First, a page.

Darwinian Fairytales

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Darwinian Fairytales is a 1995 book by David Stove.[1] It criticizes application of the theory of evolution as an explanation for sociobiological behavior such as altruism.

The book was originally published by Avebury in 1995 and reprinted by Encounter Books in 2006.

Reception[edit]

Science writer Martin Gardner wrote:

"Whatever your opinion of ‘Intelligent Design,’ you’ll find Stove’s criticism of what he calls ‘Darwinism’ difficult to stop reading. Stove’s blistering attack on Richard Dawkins’ ‘selfish genes’ and ‘memes’ is unparalleled and unrelenting. A discussion of spiders who mimic bird droppings is alone worth the price of the book. Darwinian Fairytales should be read and pondered by anyone interested in sociobiology, the origin of altruism, and the awesome process of evolution."[1]

Criticism of the book has come from biologist Michael Ghiselin:

"Much of what he says is completely wrong. According to his version, organisms invariably reproduce as much as possible. And yet, contrary to what he says, there is nothing contrary to the theory as it is taught to undergraduate biology students, when older males prevents younger ones from getting access to females. It is straight-forward consequence of competition for a finite number of mates. Nor does there exist, as he claims, any contradiction in the fact that organisms defer reproduction until they reach a certain age and size; they are accumulating capital."[2]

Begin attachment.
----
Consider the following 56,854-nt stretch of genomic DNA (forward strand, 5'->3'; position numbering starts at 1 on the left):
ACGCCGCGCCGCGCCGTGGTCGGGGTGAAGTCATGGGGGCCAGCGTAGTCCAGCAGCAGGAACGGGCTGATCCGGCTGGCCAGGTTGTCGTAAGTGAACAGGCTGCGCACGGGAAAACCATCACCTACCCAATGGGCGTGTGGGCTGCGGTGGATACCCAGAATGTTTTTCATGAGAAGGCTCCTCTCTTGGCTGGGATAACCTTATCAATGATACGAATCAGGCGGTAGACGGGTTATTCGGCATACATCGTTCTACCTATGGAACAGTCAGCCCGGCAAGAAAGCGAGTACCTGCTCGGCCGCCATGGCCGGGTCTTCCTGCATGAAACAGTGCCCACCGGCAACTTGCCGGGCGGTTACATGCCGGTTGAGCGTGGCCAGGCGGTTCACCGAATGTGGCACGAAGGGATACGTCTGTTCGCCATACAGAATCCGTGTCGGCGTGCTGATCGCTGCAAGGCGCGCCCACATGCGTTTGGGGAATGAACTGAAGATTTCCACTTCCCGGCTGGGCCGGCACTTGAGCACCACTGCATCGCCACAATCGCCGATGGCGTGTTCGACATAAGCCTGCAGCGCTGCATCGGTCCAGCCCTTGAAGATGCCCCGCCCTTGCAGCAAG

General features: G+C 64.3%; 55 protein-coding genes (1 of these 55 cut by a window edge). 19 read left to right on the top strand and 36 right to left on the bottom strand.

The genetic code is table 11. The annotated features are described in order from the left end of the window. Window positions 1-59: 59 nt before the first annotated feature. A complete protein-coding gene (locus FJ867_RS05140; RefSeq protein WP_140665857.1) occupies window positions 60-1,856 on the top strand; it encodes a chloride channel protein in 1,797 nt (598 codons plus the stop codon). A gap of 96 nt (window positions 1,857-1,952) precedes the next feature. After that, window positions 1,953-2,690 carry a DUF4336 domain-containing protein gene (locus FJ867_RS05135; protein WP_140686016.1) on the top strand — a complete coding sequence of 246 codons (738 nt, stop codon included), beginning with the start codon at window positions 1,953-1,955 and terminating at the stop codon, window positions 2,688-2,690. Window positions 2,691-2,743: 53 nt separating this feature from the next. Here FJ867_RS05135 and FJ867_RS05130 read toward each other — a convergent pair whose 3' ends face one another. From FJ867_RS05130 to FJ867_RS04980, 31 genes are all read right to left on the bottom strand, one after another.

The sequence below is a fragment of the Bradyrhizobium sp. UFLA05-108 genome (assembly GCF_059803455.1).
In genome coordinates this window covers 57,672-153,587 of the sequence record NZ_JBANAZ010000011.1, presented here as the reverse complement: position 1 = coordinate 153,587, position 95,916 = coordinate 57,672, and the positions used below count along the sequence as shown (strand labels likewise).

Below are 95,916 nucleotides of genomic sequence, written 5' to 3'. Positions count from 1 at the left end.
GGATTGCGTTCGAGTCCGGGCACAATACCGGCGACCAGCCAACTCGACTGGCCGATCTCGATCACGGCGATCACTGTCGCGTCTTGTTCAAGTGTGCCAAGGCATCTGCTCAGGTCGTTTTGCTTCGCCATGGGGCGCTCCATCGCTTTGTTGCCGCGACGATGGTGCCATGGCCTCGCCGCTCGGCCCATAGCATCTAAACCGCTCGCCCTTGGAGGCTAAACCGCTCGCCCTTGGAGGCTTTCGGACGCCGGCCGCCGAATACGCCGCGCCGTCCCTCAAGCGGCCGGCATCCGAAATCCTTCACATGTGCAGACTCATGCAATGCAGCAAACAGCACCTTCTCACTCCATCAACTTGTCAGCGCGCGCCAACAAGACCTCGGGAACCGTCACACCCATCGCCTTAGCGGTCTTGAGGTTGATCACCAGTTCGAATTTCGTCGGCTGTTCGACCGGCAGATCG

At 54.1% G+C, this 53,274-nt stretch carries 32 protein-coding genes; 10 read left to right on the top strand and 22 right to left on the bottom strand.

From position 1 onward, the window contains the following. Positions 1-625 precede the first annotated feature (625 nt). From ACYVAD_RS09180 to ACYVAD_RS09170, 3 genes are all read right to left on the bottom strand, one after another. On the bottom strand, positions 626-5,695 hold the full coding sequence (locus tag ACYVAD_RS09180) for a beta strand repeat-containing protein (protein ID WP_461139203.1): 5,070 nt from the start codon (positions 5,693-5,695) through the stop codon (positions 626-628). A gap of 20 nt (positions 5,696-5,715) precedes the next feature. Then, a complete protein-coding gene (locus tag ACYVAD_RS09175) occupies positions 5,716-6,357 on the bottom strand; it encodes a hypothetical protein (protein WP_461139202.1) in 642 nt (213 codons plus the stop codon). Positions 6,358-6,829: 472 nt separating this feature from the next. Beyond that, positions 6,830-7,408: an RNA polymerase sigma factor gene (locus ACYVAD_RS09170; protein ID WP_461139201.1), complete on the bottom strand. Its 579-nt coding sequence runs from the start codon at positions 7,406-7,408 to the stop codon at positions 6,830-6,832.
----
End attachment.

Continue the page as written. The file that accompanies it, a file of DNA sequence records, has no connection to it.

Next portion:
See also[edit]

References[edit]

  1. ^ a b "Darwinian Fairytales". Perseus Academic.
  2. ^ Ghiselin, Michael T. (1998). Darwinian fairytales by David Stove. History and Philosophy of the Life Sciences. Vol. 20, No. 1. pp. 108-110.

External links[edit]